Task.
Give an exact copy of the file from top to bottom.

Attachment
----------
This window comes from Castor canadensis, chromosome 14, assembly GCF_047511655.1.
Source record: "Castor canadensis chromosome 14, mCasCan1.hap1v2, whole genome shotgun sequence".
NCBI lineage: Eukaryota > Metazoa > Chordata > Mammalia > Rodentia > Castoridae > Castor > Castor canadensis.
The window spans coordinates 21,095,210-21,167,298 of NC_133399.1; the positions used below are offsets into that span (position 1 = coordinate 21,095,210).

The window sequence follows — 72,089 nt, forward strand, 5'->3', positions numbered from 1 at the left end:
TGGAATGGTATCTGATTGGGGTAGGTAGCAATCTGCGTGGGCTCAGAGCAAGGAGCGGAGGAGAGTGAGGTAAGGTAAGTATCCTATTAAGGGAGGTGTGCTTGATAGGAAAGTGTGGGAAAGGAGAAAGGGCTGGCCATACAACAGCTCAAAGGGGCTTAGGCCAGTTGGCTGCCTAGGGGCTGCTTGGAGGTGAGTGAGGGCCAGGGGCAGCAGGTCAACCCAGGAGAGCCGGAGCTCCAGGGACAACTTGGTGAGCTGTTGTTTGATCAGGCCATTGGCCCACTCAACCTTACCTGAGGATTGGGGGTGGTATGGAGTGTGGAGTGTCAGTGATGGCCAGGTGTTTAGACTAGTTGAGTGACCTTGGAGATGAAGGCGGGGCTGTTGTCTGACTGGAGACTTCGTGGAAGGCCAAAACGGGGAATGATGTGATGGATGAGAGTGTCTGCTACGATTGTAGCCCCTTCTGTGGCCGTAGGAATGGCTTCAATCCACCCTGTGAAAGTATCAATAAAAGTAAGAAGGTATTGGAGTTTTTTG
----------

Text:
This window comes from Castor canadensis, chromosome 14, assembly GCF_047511655.1.
Source record: "Castor canadensis chromosome 14, mCasCan1.hap1v2, whole genome shotgun sequence".
NCBI lineage: Eukaryota > Metazoa > Chordata > Mammalia > Rodentia > Castoridae > Castor > Castor canadensis.
The window spans coordinates 21,095,210-21,167,298 of NC_133399.1; the positions used below are offsets into that span (position 1 = coordinate 21,095,210).

The window sequence follows — 72,089 nt, forward strand, 5'->3', positions numbered from 1 at the left end:
TGGAATGGTATCTGATTGGGGTAGGTAGCAATCTGCGTGGGCTCAGAGCAAGGAGCGGAGGAGAGTGAGGTAAGGTAAGTATCCTATTAAGGGAGGTGTGCTTGATAGGAAAGTGTGGGAAAGGAGAAAGGGCTGGCCATACAACAGCTCAAAGGGGCTTAGGCCAGTTGGCTGCCTAGGGGCTGCTTGGAGGTGAGTGAGGGCCAGGGGCAGCAGGTCAACCCAGGAGAGCCGGAGCTCCAGGGACAACTTGGTGAGCTGTTGTTTGATCAGGCCATTGGCCCACTCAACCTTACCTGAGGATTGGGGGTGGTATGGAGTGTGGAGTGTCAGTGATGGCCAGGTGTTTAGACTAGTTGAGTGACCTTGGAGATGAAGGCGGGGCTGTTGTCTGACTGGAGACTTCGTGGAAGGCCAAAACGGGGAATGATGTGATGGATGAGAGTGTCTGCTACGATTGTAGCCCCTTCTGTGGCCGTAGGAATGGCTTCAATCCACCCTGTGAAAGTATCAATAAAAGTAAGAAGGTATTGGAGTTTTTTG